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Versions: 00 01 02 03 04 05 rfc6329                                     
Network Working Group                                     D. Fedyk, Ed.
Internet Draft                                           Alcatel-Lucent
Intended status: Standards Track                    P.Ashwood-Smith Ed.
Expires: January 2011                                            Huawei

                                                           July 5, 2010

     IS-IS Extensions Supporting IEEE 802.1aq Shortest Path Bridging

Status of this Memo

   This Internet-Draft is submitted in full conformance with the
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   This Internet-Draft will expire on January 5, 2009.

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   802.1aq Shortest Path Bridging (SPB) is being standardized by the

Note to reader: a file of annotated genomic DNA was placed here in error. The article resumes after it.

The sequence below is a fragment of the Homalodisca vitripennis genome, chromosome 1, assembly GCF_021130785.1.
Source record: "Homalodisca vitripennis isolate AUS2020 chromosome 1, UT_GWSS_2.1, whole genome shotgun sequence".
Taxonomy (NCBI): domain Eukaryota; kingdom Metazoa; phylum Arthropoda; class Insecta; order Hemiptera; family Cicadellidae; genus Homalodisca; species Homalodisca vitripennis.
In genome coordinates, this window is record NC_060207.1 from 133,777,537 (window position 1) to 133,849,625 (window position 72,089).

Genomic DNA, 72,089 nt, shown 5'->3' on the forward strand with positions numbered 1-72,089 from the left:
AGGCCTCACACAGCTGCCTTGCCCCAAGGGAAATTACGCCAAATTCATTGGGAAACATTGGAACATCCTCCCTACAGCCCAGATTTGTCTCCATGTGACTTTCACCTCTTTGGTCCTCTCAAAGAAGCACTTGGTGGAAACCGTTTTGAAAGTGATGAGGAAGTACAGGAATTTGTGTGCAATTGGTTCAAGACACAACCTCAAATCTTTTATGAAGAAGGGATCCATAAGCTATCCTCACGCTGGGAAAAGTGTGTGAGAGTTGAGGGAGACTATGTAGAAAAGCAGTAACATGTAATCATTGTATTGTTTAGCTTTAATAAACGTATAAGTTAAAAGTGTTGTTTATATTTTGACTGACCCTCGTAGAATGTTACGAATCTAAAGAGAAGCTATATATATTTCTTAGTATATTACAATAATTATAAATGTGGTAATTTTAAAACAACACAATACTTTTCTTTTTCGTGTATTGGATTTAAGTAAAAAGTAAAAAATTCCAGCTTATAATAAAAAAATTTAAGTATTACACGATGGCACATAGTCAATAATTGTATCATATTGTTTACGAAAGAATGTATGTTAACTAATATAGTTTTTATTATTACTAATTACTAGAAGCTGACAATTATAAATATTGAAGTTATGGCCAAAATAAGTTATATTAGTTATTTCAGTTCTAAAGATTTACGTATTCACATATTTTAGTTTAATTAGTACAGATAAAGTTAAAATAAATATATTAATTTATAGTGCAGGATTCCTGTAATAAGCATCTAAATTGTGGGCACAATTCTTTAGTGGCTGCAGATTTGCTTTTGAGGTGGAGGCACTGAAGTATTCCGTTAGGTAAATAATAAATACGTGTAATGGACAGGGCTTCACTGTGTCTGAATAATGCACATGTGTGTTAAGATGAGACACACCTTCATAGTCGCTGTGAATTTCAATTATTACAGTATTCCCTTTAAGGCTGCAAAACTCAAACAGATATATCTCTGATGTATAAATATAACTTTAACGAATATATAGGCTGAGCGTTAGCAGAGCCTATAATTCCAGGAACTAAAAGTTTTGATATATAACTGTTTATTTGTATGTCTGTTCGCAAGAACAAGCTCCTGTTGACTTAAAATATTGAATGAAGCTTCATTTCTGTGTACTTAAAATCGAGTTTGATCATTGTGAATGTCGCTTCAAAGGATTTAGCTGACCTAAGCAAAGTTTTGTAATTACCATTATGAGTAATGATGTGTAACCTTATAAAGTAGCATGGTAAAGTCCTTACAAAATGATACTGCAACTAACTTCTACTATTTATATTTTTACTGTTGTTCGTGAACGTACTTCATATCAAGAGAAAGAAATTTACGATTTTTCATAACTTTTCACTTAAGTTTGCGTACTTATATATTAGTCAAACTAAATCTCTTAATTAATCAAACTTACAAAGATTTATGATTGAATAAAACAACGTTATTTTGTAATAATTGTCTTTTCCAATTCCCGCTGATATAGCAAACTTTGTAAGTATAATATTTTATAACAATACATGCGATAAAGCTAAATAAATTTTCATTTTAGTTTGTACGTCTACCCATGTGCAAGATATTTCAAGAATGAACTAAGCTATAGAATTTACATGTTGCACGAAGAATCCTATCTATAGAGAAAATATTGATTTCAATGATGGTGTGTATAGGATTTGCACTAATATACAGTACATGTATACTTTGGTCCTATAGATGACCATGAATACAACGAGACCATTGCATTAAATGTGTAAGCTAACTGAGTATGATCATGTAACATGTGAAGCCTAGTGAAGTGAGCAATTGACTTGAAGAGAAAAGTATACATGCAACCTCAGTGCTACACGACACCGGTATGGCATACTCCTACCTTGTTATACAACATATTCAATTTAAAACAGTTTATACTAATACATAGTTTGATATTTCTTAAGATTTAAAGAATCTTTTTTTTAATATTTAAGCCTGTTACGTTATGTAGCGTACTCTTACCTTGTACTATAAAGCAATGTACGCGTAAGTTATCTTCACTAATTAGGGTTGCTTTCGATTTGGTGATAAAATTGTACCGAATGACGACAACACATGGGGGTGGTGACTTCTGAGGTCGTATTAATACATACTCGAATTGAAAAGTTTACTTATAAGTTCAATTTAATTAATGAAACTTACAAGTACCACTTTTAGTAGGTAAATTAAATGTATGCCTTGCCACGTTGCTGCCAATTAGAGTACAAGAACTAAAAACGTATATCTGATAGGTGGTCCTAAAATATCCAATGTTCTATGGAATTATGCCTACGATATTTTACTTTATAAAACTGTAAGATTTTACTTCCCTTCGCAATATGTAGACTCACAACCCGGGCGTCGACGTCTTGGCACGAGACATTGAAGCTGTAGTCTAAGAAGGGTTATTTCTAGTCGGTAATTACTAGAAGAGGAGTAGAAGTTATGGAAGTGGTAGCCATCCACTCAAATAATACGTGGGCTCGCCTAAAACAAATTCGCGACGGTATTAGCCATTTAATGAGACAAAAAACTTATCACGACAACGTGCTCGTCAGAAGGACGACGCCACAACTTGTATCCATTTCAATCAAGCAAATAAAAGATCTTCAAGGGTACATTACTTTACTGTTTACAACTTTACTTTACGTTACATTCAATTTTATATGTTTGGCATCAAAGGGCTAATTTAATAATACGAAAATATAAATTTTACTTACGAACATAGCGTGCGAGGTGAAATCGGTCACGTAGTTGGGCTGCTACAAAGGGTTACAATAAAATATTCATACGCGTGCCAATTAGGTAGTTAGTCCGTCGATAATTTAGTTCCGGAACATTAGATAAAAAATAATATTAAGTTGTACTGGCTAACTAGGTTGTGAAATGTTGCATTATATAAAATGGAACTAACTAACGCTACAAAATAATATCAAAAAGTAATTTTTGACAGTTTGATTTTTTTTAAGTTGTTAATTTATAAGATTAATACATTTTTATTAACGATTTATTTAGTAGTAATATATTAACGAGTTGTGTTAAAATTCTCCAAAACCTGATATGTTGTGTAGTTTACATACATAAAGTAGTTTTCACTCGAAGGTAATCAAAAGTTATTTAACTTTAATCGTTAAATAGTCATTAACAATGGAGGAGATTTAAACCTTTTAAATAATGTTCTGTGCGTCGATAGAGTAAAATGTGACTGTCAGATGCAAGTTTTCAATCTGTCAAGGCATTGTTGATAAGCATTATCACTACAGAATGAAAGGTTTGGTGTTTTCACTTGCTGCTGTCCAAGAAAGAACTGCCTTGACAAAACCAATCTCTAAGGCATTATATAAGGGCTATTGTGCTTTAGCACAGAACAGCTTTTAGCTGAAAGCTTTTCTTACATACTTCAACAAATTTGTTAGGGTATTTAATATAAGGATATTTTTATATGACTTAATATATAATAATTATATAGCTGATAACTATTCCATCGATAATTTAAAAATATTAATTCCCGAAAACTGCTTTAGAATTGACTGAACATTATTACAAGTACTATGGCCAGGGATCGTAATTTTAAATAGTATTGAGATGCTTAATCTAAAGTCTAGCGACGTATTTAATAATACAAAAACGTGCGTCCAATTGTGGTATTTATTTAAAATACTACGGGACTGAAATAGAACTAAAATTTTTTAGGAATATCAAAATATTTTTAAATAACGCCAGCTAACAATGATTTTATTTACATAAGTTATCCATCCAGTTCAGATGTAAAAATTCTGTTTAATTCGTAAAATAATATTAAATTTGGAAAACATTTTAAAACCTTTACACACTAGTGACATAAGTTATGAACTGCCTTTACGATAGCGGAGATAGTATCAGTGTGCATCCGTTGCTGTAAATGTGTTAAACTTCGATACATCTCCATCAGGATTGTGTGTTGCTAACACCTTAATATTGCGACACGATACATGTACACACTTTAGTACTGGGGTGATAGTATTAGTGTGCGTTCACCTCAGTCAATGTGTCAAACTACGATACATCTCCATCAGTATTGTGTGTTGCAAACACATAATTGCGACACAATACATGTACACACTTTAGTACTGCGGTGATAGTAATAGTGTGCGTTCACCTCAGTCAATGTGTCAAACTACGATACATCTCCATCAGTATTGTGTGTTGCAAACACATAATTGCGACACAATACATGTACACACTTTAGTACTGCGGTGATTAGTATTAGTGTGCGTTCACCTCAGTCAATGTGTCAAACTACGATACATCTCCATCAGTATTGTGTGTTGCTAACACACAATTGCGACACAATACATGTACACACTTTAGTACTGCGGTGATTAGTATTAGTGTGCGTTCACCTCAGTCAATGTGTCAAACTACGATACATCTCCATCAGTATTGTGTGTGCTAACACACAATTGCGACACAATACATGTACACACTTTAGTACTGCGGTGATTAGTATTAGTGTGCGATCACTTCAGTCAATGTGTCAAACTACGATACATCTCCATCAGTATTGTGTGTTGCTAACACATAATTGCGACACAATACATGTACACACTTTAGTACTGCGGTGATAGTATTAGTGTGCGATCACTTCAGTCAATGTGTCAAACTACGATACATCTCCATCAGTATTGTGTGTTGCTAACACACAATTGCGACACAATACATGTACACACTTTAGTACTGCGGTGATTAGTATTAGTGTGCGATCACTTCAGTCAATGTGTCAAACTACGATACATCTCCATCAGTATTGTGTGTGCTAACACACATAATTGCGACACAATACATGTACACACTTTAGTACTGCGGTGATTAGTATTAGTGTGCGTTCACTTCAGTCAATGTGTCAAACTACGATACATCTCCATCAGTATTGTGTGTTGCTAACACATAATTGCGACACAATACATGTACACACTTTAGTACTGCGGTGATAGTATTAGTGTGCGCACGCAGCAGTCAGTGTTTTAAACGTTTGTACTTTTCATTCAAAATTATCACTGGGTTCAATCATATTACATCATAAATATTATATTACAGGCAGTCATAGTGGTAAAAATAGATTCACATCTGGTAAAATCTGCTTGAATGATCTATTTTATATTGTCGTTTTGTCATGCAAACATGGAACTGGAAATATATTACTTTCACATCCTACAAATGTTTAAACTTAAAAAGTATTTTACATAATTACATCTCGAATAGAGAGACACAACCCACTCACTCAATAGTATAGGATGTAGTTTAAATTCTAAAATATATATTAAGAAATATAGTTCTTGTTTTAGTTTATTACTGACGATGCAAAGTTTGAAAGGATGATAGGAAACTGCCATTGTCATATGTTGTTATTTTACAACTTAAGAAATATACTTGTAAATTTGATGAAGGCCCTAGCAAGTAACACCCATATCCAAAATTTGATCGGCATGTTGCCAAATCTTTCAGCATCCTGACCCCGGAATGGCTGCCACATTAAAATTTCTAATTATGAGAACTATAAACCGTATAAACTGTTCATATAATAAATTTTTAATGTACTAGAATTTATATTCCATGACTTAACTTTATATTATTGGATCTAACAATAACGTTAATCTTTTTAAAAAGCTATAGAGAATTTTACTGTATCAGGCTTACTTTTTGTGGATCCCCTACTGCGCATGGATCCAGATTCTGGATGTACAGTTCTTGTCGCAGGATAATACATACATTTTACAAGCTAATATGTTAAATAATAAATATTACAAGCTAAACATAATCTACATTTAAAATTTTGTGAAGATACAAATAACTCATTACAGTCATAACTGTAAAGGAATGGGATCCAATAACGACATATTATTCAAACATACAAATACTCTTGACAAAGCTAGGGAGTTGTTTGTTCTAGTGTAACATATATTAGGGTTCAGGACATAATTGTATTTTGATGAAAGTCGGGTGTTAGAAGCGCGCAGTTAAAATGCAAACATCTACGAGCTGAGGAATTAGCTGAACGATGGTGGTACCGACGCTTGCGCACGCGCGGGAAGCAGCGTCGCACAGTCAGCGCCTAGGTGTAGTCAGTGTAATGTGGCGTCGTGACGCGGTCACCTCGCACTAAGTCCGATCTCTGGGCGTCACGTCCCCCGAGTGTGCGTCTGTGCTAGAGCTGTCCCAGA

IEEE as the next step in the evolution of the various spanning tree
   and registration protocols. 802.1aq allows for true shortest path
   forwarding in a mesh network context utilizing multiple equal cost
   paths. This permits it to support much larger layer 2 topologies,
   with faster convergence, and vastly improved use of the mesh
   topology. Combined with this is single point provisioning for
   logical connectivity membership (E-LINE/E-LAN/E-TREE etc).

   The control protocol for 802.1aq is IS-IS [IS-IS] augmented with a
   small number of TLVs while the encapsulating data paths are
   respectively 802.1ad (Provider Bridges) [PB] and 802.1ah (Provider
   Backbone Bridges) [PBB]. This memo documents those TLVs while
   providing some overview.

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Table of Contents

   1. Introduction...................................................4
   2. Terminology....................................................4
   3. Conventions used in this document..............................5
   4. 802.1aq Overview...............................................5